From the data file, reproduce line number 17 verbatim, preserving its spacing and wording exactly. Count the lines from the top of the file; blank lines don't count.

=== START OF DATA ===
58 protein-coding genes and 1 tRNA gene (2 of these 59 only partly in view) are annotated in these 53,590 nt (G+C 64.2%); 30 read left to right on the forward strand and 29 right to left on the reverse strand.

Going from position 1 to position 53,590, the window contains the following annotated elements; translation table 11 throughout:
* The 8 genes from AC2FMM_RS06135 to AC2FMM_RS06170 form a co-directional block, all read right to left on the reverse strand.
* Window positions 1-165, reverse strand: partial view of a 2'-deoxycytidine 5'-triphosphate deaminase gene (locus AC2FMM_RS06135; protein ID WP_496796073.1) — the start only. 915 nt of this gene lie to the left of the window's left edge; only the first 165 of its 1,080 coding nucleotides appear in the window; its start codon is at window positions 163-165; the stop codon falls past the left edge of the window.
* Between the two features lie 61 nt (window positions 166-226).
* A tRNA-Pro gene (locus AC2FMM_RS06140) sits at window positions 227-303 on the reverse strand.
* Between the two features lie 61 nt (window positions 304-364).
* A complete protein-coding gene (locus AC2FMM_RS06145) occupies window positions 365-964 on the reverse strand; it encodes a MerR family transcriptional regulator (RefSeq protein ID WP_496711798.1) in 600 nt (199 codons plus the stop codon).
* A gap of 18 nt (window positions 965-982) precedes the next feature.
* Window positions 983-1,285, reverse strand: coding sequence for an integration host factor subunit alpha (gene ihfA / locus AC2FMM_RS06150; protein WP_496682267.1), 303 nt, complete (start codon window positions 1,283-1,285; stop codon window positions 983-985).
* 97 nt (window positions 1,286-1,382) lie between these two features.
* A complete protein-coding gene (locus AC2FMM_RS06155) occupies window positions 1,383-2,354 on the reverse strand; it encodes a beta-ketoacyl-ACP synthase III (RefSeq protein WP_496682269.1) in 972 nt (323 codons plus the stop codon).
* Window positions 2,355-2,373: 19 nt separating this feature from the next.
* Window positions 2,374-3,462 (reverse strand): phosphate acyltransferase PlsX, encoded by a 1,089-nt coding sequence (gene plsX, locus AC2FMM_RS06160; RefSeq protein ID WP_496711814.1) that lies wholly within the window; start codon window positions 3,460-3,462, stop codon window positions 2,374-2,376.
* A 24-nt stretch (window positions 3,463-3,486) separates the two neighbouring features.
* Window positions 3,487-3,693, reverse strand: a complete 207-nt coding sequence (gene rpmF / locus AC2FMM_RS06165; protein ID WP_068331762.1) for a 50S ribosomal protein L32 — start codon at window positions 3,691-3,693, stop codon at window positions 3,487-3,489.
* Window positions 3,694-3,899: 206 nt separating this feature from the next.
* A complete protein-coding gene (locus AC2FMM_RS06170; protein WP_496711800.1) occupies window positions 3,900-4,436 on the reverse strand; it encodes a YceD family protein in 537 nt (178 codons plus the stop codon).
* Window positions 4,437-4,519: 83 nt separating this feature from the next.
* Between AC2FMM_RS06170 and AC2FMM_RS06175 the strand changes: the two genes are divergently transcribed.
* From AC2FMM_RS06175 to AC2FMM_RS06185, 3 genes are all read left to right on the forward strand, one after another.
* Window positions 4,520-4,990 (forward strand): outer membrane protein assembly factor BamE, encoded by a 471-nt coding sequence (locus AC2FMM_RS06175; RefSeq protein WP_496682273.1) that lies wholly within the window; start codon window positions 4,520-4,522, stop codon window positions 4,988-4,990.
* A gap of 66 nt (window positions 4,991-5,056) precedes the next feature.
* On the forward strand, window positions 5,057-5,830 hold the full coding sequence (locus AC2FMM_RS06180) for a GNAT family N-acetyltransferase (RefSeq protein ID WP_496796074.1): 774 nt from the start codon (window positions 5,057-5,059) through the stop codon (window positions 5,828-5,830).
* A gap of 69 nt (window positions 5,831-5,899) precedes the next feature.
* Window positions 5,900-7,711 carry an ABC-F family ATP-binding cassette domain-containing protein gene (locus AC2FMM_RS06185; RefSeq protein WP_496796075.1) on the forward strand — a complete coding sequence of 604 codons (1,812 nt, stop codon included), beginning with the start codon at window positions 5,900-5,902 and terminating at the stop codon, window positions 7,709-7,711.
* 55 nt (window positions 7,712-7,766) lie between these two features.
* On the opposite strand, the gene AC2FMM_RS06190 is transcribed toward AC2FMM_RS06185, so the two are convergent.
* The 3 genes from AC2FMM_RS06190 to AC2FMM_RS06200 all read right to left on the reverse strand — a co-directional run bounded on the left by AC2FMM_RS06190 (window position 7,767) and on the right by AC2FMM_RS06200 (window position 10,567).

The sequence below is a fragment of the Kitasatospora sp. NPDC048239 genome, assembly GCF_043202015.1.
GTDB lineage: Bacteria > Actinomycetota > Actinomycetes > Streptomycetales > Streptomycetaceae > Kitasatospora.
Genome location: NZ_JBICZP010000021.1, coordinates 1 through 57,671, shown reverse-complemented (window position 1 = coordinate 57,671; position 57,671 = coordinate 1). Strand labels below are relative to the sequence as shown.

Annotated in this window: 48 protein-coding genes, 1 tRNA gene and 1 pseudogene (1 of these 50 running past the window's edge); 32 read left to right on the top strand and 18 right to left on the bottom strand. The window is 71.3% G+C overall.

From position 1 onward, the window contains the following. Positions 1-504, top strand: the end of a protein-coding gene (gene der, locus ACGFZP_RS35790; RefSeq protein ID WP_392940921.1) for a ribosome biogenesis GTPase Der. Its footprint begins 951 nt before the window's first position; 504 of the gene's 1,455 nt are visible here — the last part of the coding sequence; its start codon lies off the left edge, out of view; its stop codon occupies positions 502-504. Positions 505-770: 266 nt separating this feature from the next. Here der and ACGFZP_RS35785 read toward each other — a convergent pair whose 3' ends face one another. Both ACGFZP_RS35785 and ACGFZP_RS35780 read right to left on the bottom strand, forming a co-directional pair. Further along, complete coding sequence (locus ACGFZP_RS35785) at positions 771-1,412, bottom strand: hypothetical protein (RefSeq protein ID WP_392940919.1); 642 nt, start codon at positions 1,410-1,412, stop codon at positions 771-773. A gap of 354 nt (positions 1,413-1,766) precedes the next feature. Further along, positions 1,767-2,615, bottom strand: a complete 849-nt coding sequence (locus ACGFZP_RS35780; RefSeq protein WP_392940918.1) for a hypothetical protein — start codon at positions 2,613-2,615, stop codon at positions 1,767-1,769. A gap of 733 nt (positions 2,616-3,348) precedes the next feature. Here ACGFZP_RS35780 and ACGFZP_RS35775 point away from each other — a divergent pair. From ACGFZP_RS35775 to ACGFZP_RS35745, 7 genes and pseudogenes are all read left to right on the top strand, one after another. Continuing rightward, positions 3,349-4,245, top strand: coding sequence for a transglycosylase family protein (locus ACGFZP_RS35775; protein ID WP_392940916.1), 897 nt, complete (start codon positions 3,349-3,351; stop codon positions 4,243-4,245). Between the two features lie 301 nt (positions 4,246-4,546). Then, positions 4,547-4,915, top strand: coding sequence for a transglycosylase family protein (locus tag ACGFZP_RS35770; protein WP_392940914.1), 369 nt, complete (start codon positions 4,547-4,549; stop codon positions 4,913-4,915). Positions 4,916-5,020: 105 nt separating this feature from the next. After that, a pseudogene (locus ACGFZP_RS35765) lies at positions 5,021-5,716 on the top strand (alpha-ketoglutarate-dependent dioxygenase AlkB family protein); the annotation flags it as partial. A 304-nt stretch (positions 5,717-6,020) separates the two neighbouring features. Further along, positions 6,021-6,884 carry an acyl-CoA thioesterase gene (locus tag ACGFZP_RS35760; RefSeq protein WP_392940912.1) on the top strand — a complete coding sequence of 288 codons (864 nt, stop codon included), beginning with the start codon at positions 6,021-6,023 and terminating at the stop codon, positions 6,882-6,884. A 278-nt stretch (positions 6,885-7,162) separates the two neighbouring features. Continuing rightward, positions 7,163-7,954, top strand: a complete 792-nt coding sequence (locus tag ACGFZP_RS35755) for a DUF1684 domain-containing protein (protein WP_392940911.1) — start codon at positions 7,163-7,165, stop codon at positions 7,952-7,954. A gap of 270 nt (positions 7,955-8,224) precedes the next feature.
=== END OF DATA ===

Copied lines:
* Window positions 3,694-3,899: 206 nt separating this feature from the next.